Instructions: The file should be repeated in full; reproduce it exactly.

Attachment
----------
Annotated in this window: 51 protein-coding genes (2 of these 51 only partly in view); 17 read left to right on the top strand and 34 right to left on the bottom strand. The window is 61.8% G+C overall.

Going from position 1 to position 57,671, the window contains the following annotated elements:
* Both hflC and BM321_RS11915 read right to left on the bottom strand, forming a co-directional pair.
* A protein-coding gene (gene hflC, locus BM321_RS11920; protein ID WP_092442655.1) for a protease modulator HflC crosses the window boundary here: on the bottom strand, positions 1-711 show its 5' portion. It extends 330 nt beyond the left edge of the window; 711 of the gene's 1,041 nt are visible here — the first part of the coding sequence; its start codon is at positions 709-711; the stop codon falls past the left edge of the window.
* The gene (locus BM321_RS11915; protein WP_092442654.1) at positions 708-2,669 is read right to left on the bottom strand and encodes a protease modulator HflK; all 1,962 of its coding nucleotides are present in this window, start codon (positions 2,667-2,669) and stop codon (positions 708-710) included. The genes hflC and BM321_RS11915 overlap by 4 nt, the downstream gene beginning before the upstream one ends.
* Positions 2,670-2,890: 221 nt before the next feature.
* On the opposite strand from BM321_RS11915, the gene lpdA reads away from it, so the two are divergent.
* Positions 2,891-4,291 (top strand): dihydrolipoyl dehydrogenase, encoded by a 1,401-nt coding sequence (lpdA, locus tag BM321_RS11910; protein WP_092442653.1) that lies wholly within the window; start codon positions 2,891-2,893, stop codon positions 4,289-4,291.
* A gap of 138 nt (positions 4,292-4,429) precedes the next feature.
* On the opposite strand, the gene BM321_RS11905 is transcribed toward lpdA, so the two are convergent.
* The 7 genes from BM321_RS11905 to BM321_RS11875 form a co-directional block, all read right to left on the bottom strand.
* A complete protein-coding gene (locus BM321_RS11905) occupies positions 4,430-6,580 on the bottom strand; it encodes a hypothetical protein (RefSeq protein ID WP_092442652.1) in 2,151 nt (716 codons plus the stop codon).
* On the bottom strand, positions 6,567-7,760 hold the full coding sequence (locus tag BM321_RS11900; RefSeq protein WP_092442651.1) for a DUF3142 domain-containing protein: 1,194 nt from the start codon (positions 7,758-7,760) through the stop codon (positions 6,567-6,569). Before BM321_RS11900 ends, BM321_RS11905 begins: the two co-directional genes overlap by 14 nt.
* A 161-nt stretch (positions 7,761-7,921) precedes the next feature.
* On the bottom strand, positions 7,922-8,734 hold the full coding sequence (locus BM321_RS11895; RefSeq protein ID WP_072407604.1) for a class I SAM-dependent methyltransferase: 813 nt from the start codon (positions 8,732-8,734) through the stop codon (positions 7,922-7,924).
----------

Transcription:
Annotated in this window: 51 protein-coding genes (2 of these 51 only partly in view); 17 read left to right on the top strand and 34 right to left on the bottom strand. The window is 61.8% G+C overall.

Going from position 1 to position 57,671, the window contains the following annotated elements:
* Both hflC and BM321_RS11915 read right to left on the bottom strand, forming a co-directional pair.
* A protein-coding gene (gene hflC, locus BM321_RS11920; protein ID WP_092442655.1) for a protease modulator HflC crosses the window boundary here: on the bottom strand, positions 1-711 show its 5' portion. It extends 330 nt beyond the left edge of the window; 711 of the gene's 1,041 nt are visible here — the first part of the coding sequence; its start codon is at positions 709-711; the stop codon falls past the left edge of the window.
* The gene (locus BM321_RS11915; protein WP_092442654.1) at positions 708-2,669 is read right to left on the bottom strand and encodes a protease modulator HflK; all 1,962 of its coding nucleotides are present in this window, start codon (positions 2,667-2,669) and stop codon (positions 708-710) included. The genes hflC and BM321_RS11915 overlap by 4 nt, the downstream gene beginning before the upstream one ends.
* Positions 2,670-2,890: 221 nt before the next feature.
* On the opposite strand from BM321_RS11915, the gene lpdA reads away from it, so the two are divergent.
* Positions 2,891-4,291 (top strand): dihydrolipoyl dehydrogenase, encoded by a 1,401-nt coding sequence (lpdA, locus tag BM321_RS11910; protein WP_092442653.1) that lies wholly within the window; start codon positions 2,891-2,893, stop codon positions 4,289-4,291.
* A gap of 138 nt (positions 4,292-4,429) precedes the next feature.
* On the opposite strand, the gene BM321_RS11905 is transcribed toward lpdA, so the two are convergent.
* The 7 genes from BM321_RS11905 to BM321_RS11875 form a co-directional block, all read right to left on the bottom strand.
* A complete protein-coding gene (locus BM321_RS11905) occupies positions 4,430-6,580 on the bottom strand; it encodes a hypothetical protein (RefSeq protein ID WP_092442652.1) in 2,151 nt (716 codons plus the stop codon).
* On the bottom strand, positions 6,567-7,760 hold the full coding sequence (locus tag BM321_RS11900; RefSeq protein WP_092442651.1) for a DUF3142 domain-containing protein: 1,194 nt from the start codon (positions 7,758-7,760) through the stop codon (positions 6,567-6,569). Before BM321_RS11900 ends, BM321_RS11905 begins: the two co-directional genes overlap by 14 nt.
* A 161-nt stretch (positions 7,761-7,921) precedes the next feature.
* On the bottom strand, positions 7,922-8,734 hold the full coding sequence (locus BM321_RS11895; RefSeq protein ID WP_072407604.1) for a class I SAM-dependent methyltransferase: 813 nt from the start codon (positions 8,732-8,734) through the stop codon (positions 7,922-7,924).